As a mediator, my job is to help the parties reach a resolution. In order to do so, I have to effectively negotiate both sides of the case. If you can convince me of the strength of your case by explaining it clearly, then I can go into the other room and do the same. The easier that you make it for me to understand your case, the easier it will be for me to put your case forward in the other room. As I often say, at mediation, you want to “help your mediator to help you”.
Winning at Mediation
I have said this many times: there is a big difference between settling at mediation and winning at mediation. You should put forward your best case at mediation, but the reality is that in many cases, counsel miss the opportunity to be a zealous advocate. Instead, they go through the motions when it comes to advocacy at mediation, doing little more than copying their pleading into a mediation brief and then showing up at mediation without a firm grasp of the case and evidence.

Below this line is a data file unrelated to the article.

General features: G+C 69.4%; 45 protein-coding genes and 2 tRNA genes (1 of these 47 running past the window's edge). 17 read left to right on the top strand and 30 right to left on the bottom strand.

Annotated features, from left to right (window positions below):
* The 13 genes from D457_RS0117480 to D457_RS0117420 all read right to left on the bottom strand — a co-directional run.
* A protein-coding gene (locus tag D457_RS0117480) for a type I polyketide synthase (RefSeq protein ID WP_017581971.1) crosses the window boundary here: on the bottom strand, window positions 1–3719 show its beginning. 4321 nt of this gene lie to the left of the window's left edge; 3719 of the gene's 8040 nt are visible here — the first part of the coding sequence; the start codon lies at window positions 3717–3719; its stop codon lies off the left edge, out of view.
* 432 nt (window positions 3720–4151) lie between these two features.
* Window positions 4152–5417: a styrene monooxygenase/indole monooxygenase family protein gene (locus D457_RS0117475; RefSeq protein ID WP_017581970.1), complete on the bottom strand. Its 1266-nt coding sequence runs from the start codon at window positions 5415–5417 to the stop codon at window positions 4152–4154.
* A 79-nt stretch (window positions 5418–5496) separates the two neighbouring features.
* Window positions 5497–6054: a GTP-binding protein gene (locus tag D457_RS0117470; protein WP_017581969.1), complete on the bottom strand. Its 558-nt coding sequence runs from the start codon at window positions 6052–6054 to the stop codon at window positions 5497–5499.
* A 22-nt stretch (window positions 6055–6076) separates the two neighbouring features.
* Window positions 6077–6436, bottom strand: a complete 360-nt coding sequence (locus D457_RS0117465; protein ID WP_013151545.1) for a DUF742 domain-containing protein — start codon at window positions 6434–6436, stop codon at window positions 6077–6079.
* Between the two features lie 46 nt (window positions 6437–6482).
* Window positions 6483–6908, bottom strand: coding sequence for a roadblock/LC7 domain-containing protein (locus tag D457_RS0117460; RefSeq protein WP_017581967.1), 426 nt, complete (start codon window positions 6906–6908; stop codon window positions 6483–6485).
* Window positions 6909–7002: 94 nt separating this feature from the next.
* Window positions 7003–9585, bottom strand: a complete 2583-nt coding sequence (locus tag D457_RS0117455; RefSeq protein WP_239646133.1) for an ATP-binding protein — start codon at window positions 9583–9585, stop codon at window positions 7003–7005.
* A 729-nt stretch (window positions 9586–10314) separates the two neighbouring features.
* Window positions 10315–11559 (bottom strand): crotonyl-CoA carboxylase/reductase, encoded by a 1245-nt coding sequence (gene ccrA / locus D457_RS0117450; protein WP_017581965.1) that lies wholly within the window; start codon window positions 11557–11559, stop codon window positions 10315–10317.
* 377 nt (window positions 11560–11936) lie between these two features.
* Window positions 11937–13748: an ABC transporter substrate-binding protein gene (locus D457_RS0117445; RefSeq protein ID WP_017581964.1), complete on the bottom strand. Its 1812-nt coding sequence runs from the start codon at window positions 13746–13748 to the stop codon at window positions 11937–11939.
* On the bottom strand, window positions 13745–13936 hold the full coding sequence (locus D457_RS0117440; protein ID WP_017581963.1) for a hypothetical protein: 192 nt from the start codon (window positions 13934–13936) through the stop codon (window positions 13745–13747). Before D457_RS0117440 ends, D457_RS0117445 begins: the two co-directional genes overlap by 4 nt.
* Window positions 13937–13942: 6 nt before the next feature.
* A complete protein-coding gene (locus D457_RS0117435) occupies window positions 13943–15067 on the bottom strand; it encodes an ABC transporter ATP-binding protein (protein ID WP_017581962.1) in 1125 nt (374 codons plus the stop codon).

Since very few cases get to trial, and most cases that go to mediation settle there, mediation is often the “main event” and the only real opportunity to argue your case in front of a neutral third party. Ideally, as counsel you should show your mediator how strong your case is and enlist them to advocate on your behalf.